A Death Sentence For Meatpackers – OpEd


Meat processing plants are high risk for spreading COVID-19, and many are shutting down. Animals due for processing have nowhere to go, and they are being culled.

Workers there aren’t treated a great deal better.

I’ve interviewed one meatpacker who worked at a pork plant, years ago. He told me he was recruited with promises of good wages and benefits, but when he got there, those benefits were unattainable.

He described long hours doing repetitive work quickly, and everyone having debilitating repetitive stress injuries. He told me he has a bladder condition and he was not allowed to go to the bathroom, so he wet his pants. Twice. A grown man.

His supervisors then suspected he was drunk, and of course he wasn’t.

His story squares with Eric Schlosser’s depictions in Fast Food Nation. Meatpacking plants are dangerous, exploitative workplaces that often prey on vulnerable populations like immigrants and people of color. Schlosser shows how meatpacking plants moved to rural areas from the cities and attracted marginalized groups as labor.

Our supply chain relies on meatpacking plants and their workers, and right now working could risk peoples’ lives. More than 4,400 workers have the coronavirus and 18 have died.

Yet Donald Trump now plans to order meatpacking plants to stay open and shield them from liability for workers becoming infected with COVID-19 on the job.

I care about the economy a lot — I’m finishing a PhD and worried about job prospects. But this is essentially saying that meatpacking plants are so critical that it’s okay if their workers die from a disease acquired on the job.

It seems like one of the Trump administration’s primary responses to the pandemic is using it as an excuse to cut regulations, like environmental protections — or in this case, the right to a safe and healthy workplace.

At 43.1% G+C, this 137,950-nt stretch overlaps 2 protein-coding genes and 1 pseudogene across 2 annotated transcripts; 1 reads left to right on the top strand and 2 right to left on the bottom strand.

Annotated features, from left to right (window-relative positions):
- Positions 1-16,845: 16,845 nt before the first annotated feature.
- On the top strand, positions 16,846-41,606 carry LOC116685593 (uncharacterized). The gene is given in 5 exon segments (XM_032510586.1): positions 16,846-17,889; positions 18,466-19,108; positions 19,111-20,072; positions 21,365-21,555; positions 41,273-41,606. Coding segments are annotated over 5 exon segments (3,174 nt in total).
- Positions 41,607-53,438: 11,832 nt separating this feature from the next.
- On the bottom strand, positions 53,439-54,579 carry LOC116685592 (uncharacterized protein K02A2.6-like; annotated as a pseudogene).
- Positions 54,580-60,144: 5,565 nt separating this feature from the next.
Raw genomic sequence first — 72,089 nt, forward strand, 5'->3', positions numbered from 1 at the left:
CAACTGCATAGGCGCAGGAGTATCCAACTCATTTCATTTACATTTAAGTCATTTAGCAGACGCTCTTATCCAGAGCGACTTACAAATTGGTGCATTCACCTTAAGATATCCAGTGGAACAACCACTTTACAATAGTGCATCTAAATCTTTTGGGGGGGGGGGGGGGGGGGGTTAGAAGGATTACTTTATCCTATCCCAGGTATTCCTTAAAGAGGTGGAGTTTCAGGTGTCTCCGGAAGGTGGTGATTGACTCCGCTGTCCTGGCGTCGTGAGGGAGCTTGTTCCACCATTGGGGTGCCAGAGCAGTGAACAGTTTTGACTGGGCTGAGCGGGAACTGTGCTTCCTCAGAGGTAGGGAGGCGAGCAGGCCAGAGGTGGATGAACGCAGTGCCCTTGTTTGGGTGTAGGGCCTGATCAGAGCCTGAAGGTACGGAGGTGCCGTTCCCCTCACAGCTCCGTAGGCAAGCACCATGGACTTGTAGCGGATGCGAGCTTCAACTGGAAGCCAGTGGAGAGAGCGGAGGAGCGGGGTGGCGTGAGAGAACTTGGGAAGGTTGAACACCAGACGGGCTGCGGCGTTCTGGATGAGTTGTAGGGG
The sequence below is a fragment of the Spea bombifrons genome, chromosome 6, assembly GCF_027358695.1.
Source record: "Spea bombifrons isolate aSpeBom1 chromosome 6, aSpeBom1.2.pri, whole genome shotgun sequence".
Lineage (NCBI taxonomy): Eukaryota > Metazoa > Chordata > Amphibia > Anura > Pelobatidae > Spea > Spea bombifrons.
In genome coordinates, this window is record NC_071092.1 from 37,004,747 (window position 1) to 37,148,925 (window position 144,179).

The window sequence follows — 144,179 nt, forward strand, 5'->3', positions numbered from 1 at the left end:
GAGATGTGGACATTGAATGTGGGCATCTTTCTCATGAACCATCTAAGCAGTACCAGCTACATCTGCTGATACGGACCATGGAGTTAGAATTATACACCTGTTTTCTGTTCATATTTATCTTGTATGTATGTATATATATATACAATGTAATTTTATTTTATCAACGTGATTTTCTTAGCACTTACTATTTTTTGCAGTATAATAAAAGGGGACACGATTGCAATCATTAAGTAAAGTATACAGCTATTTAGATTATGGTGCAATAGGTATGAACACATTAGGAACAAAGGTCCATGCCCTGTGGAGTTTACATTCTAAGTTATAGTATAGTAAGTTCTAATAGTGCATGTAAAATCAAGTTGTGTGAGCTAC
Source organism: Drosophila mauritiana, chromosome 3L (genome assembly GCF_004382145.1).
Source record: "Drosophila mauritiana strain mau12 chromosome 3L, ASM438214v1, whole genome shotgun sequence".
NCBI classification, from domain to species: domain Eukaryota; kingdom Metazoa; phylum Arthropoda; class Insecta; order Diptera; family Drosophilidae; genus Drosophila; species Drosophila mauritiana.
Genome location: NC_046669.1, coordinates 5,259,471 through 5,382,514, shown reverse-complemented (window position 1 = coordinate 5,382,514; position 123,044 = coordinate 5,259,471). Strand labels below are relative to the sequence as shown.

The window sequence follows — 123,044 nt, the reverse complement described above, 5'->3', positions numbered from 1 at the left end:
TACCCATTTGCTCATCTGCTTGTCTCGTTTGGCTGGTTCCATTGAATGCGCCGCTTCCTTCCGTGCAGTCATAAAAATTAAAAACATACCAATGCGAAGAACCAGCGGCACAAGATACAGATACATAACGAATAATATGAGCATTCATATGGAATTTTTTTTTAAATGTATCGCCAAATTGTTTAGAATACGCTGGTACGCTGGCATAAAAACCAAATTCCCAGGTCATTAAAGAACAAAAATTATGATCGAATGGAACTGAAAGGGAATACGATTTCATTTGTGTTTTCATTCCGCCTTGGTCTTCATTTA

AP News reports “Citing Virus, EPA Has Stopped Enforcing Environmental Laws.” CNN says “Trump Administration is Rushing to Gut Environmental Protections.”

They’re using the pandemic as a Trojan horse to usher in all kinds of environmental and labor deregulation.

The question is: How do we balance what the economy needs to function, the American people’s need for food, farmers and ranchers’ need for markets, and workers’ need for jobs with everyone’s — especially the workers’ — need to slow the spread of the coronavirus to save lives?

Those are the questions a responsible government would be asking. Instead, ours is using it as a power grab to do what they’ve always wanted to do anyway.

*OtherWords columnist Jill Richardson is pursuing a PhD in sociology at the University of Wisconsin-Madison. Distributed by OtherWords.org.

Jill Richardson

Jill Richardson is pursuing a PhD in sociology at the University of Wisconsin-Madison.

One thought on “A Death Sentence For Meatpackers – OpEd

  • April 30, 2020 at 4:04 pm

    Nothing is a new. The USA have been in wars since 1945 and millions of people have been killed. US soldiers were sacrificed in order for some corporations to make super-profits of these wars. Majority of the American People were supporting these wars according to the published statistics. But when US soldiers died in large numbers, the American people did change thier supports such as in Iraq War and Vietnam War.
    Currently, some US farmers have been destroying their products. Some other People are in need for these products. Still, the products destroyed. This procedure is about making money profits.
    Similarly, Meat workers have been forced by the President of the country to go back and work to provide food for the people. But their process is so crowded that Coronavirus can be transmitted. Some if not most inficted workers will die. It is not about providing food to people to eat; rather, it is about the continuation of making profits. Profit making cannot be discontinued.
    Another similar case, when some politicians suggested that Grandma has to die for the prosperity of the stock market, which is more returns.
    I feel sorry about the working people and all those who have died due to Coronavirus. For workers, I am sure a large percentage of workers are elderly and some do have conditions such as diabetes and blood pressure and more. These conditions are easily found with the working people because American capitalism contributes to the creation of these conditions.
    In short, US predatory capitalism has no values to human life.


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